Suicide is the tenth leading cause of death in the United States across all age groups. A total of 44,193 suicides occur each year, or 121 suicides per day.
Substance use is a risk factor for both suicide attempts and death by suicide. Compared with the general population, individuals with alcohol dependence and persons who use drugs have a 10–14 times greater risk of death by suicide, respectively, and approximately 22% of deaths by suicide have involved alcohol intoxication.
So what does all of this mean and why does it matter? Today is World Suicide Prevention Day, a day that means a lot to me.
It is a day that I breathe a sigh of relief because I am still here. In high school and in college I made two attempts on my life. I was so weighed down with grief from losing my father that despite being a perfect try hard student, nothing mattered. My grief ate me up and told me life wasn’t worth living. I am still here because I didn’t succeed in my attempts and because of my incredible support system.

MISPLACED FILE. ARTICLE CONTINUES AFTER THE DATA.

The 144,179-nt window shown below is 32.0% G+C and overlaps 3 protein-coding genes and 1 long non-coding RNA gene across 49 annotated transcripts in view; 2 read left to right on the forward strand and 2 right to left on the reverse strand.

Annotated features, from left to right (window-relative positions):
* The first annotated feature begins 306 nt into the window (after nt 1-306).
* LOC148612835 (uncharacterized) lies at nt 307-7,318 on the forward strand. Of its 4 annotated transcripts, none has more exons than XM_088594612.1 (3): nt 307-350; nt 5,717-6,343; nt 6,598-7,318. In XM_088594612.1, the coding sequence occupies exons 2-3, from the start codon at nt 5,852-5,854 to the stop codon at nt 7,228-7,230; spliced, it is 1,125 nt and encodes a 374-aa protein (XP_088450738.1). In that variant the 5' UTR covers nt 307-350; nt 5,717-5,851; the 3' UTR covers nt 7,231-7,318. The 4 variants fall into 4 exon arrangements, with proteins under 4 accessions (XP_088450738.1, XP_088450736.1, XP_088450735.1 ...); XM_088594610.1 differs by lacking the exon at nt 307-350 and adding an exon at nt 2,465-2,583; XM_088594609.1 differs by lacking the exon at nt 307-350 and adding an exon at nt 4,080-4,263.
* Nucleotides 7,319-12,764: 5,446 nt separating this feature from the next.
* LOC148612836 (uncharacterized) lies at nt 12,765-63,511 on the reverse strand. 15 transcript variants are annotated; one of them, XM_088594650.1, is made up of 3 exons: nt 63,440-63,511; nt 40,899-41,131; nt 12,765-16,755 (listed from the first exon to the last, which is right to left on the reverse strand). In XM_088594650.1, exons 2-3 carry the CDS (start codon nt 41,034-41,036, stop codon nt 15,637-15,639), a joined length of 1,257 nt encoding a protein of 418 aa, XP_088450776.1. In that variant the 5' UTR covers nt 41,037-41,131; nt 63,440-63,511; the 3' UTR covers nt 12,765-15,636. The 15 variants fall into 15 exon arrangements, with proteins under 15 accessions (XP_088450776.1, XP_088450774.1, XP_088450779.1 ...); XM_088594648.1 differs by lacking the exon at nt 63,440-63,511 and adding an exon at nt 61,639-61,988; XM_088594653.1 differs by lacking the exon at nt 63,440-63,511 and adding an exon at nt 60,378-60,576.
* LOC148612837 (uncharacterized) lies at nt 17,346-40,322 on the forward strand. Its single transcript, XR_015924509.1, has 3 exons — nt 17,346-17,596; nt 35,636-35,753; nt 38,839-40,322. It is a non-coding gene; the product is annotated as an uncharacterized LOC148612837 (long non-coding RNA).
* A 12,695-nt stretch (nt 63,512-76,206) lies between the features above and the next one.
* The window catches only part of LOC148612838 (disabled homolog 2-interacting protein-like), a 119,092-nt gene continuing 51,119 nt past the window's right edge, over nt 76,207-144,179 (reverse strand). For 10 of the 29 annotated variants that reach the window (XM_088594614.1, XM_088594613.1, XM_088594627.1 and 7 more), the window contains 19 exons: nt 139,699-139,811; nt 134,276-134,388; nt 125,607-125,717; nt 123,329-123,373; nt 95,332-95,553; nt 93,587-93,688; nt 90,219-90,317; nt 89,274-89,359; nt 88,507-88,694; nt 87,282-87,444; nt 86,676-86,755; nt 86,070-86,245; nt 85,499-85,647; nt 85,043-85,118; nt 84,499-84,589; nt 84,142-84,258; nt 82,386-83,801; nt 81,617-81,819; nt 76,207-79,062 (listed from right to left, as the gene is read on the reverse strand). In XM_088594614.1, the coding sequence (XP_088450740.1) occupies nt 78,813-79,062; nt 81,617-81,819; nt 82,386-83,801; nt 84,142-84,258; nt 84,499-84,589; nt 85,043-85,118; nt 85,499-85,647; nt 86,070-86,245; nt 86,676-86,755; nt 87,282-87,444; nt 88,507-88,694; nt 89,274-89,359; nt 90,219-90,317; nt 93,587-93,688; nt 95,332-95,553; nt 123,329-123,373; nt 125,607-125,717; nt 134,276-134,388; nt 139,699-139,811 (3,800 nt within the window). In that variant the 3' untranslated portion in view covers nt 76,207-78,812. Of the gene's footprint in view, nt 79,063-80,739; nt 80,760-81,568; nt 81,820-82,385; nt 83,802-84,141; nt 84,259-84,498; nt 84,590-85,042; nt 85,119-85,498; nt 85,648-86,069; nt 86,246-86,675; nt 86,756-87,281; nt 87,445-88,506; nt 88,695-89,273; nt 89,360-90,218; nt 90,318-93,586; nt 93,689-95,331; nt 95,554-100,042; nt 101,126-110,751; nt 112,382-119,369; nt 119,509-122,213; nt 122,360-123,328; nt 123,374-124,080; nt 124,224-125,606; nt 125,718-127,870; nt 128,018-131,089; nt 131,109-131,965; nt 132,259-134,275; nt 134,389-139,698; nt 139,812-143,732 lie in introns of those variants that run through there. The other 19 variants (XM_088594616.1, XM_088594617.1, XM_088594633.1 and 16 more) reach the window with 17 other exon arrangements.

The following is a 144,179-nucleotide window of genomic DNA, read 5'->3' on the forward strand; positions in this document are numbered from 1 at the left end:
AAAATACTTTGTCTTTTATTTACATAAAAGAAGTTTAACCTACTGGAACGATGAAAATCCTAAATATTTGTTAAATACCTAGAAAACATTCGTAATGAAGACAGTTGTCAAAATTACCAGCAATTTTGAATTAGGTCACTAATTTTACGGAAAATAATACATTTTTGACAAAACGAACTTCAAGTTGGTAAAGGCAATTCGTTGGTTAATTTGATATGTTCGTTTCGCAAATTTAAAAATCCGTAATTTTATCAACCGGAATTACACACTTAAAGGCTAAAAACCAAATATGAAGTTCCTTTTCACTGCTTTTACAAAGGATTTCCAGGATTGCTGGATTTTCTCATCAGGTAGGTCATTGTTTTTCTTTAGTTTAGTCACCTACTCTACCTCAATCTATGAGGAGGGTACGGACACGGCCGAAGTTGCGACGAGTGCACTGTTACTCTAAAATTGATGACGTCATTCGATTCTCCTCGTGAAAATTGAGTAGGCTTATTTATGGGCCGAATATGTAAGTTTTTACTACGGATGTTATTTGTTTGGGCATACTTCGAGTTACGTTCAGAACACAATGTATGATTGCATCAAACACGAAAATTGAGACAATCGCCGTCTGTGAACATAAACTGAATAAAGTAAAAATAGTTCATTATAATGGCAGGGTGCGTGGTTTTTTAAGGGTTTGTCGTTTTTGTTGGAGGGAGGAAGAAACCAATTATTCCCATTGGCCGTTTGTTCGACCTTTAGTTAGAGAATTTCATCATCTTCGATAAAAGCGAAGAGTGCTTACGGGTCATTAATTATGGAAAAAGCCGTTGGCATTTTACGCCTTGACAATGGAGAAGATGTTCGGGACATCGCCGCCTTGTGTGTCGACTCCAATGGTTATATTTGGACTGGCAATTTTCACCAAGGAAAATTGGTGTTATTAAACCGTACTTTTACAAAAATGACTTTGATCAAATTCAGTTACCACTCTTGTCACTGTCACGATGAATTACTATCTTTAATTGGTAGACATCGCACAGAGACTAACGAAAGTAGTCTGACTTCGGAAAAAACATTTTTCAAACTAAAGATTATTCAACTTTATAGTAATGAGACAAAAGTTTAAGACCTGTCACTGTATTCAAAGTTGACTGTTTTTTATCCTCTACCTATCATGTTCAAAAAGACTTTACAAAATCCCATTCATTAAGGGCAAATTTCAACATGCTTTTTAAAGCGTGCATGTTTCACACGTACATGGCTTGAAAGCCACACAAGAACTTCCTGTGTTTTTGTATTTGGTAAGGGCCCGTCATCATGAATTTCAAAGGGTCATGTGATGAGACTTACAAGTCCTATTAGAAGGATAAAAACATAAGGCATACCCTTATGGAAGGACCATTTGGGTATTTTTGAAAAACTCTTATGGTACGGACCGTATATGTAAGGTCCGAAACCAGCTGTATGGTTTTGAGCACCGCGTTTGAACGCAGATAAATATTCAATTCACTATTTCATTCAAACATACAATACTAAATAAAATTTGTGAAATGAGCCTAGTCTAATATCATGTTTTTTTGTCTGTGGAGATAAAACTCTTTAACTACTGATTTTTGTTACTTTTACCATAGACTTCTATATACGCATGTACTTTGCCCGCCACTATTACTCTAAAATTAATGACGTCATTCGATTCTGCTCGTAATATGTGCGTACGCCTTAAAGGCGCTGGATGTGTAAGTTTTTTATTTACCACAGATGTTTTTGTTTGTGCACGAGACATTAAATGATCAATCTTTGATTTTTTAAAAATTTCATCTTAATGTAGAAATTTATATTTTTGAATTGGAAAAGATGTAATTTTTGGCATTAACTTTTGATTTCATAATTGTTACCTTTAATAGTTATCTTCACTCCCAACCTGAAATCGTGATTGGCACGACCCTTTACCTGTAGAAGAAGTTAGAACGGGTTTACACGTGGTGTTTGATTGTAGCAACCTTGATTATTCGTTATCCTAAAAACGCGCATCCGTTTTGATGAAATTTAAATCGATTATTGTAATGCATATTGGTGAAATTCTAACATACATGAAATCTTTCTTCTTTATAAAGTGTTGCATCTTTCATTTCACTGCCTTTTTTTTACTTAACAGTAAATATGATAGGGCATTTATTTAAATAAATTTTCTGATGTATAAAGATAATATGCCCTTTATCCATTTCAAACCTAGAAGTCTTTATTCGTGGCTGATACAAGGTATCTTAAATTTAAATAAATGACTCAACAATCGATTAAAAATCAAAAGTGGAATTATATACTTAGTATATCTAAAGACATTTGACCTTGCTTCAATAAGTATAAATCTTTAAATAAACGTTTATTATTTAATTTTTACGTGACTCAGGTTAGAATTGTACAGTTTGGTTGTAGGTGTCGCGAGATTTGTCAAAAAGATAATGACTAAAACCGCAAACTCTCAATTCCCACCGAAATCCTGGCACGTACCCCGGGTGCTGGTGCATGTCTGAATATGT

What snapped me back to reality was the fear of God placed in me when my younger brother had his first suicide attempt. It was the worst moment of my life, to watch someone I loved with all of my heart and soul suffer from the same darkness I did. I decided to become his advocate and do all I could to help him get the help he needed. And in turn, that enabled me to seek help myself and to turn my life around.
So how can we help a friend or family member who is struggling? For me, I would say to just be there for them. To listen to them and to take what they say seriously. To help them navigate getting help and finding a therapist. It is one of the best things you can do for them. And you can encourage them to get sober, to face the struggles they are running from, knowing that you will be there for them every step of the way.
If you or a loved one are struggling today, please call the national suicide hotline at 800-273-8255. They helped me, and they can help you too.